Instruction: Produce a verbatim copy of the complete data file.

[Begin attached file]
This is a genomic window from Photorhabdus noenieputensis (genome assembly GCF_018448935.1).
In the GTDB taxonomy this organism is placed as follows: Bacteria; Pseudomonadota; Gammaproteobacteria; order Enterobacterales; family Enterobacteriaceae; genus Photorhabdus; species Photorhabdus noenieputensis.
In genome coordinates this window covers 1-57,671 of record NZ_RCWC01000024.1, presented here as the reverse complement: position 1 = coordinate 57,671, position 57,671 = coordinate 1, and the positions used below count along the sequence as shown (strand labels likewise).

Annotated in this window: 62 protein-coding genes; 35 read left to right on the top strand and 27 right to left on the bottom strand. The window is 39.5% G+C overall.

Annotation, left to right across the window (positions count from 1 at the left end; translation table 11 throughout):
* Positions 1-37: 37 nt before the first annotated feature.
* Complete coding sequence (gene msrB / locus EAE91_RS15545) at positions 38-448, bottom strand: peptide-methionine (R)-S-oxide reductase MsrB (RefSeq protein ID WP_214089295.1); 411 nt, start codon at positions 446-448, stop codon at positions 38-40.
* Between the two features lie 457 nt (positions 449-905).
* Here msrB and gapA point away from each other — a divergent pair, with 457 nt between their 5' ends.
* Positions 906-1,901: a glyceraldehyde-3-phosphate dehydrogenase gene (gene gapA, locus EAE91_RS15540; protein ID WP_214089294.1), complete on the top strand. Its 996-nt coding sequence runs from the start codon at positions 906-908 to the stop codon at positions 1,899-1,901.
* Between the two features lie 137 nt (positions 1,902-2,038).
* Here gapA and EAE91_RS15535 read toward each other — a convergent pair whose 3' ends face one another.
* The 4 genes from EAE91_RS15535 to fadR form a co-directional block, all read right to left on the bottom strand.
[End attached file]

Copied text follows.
This is a genomic window from Photorhabdus noenieputensis (genome assembly GCF_018448935.1).
In the GTDB taxonomy this organism is placed as follows: Bacteria; Pseudomonadota; Gammaproteobacteria; order Enterobacterales; family Enterobacteriaceae; genus Photorhabdus; species Photorhabdus noenieputensis.
In genome coordinates this window covers 1-57,671 of record NZ_RCWC01000024.1, presented here as the reverse complement: position 1 = coordinate 57,671, position 57,671 = coordinate 1, and the positions used below count along the sequence as shown (strand labels likewise).

Annotated in this window: 62 protein-coding genes; 35 read left to right on the top strand and 27 right to left on the bottom strand. The window is 39.5% G+C overall.

Annotation, left to right across the window (positions count from 1 at the left end; translation table 11 throughout):
* Positions 1-37: 37 nt before the first annotated feature.
* Complete coding sequence (gene msrB / locus EAE91_RS15545) at positions 38-448, bottom strand: peptide-methionine (R)-S-oxide reductase MsrB (RefSeq protein ID WP_214089295.1); 411 nt, start codon at positions 446-448, stop codon at positions 38-40.
* Between the two features lie 457 nt (positions 449-905).
* Here msrB and gapA point away from each other — a divergent pair, with 457 nt between their 5' ends.
* Positions 906-1,901: a glyceraldehyde-3-phosphate dehydrogenase gene (gene gapA, locus EAE91_RS15540; protein ID WP_214089294.1), complete on the top strand. Its 996-nt coding sequence runs from the start codon at positions 906-908 to the stop codon at positions 1,899-1,901.
* Between the two features lie 137 nt (positions 1,902-2,038).
* Here gapA and EAE91_RS15535 read toward each other — a convergent pair whose 3' ends face one another.
* The 4 genes from EAE91_RS15535 to fadR form a co-directional block, all read right to left on the bottom strand.